On the other, the agricultural sector understands the value of its export markets, such as Western Europe, which is not as open to GM deliveries. “Indian exporters are very astute and aware of shifting sands​,” continues Werran. “They have to ensure their products are not GM. If they pursue this direction, they can do good business. And even in the home market, there is now a law that says GM products must be labelled, but this is bringing confusion over how it will be policed and enforced​.”

Magic bullet

At this point, Werran touches on another paradox: that of commercial power versus food security. While exporters must abide by market forces—and these are largely non-GM for the EU shipments—there is an influential school of thought among politicians and scientists that genetic modification is required to provide enough food for India’s growing population.

The notion that GM is the magic bullet to feed the world is hollow, and much more can be done by adopting better practices​,” he asserts. “For example, one hectare of land will produce 3 tonnes of soy, whereas that figure is just 1 tonne in India. And this is in spite of India’s soil being very rich. If India performed seed quality testing, for example, its farmers would be able to double that 1 tonne by finding the better quality seeds​.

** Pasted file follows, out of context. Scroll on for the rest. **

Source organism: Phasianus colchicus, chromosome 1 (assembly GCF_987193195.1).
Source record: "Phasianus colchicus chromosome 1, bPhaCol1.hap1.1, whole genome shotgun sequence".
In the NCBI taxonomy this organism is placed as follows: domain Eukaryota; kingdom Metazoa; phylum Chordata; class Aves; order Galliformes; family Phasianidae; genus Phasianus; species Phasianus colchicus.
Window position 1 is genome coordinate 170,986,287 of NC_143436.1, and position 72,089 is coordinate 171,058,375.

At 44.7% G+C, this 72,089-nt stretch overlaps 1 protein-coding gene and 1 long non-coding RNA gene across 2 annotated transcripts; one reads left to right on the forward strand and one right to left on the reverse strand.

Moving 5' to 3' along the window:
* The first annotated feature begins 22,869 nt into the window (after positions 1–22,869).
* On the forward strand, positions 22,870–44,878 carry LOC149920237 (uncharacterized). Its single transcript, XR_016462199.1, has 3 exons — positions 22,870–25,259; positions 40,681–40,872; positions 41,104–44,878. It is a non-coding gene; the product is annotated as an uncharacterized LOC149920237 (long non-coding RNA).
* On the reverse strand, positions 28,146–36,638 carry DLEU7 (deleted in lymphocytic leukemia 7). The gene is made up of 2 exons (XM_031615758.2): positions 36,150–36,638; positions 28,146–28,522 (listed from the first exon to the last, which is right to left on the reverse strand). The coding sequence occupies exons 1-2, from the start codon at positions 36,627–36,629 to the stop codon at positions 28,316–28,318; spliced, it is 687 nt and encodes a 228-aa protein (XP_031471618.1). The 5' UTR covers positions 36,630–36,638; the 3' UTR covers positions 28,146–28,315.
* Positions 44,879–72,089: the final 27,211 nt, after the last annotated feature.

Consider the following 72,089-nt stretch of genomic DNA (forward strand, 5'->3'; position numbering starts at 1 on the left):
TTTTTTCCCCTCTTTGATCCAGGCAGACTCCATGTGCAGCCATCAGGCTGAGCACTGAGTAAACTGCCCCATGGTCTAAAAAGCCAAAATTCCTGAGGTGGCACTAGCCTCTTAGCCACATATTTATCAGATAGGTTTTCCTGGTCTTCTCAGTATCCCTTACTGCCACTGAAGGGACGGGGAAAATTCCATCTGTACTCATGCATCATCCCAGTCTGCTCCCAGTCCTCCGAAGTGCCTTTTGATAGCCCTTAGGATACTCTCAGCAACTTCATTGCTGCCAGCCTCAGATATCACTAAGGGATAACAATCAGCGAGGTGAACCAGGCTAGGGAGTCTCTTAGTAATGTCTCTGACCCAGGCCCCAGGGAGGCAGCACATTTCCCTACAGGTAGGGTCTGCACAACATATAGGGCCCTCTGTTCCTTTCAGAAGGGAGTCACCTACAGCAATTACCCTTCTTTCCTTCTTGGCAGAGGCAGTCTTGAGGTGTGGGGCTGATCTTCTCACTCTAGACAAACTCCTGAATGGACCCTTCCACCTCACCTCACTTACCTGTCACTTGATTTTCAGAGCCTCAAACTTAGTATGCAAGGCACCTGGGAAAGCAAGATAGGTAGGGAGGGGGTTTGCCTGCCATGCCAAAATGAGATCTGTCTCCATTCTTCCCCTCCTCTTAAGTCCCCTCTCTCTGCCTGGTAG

Indeed, there is a huge amount that can be done to improve productivity without having to resort to GM, such as low-cost, cost-effective moves like testing, education and training​.”

But Werran believes the Indian elephant is starting to gather pace and is generating speed through more affluent and informed consumers and strong business brains among its marketeers. “As a nation, India is very quick to learn and very quick to adapt. I believe that Indians can teach the world a great deal​,” he concludes.

  • Cert ID Europe is one of the stakeholders of the ProTerra Foundation, which will host a conference on sustainability and non-GM certification in Rotterdam on May 14. The conference has secured interest from some India-based companies interested in find out more about the supplying the European market. For more information, visit www.proterrafoundation.com

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1 comment

GM Crops in India

Posted by jay bisineeru,

There is good availability of Organic products in the markets of India. The regulation exist for them but the execution of the rules is very poor along with proper certification. The organic is in name only and the consumer is short changed as to the real organic products. The same may become true with respect to GM products in the market. It is unnecessarily objected to by ignorant and luddite politicians playing to the voter banks. What is needed in India is a good education of the consumer along with proper implementaion and execution of rules. It will also have good land reforms that will give rise to larger sized farms which will also facilitate better farming practice and access to the market.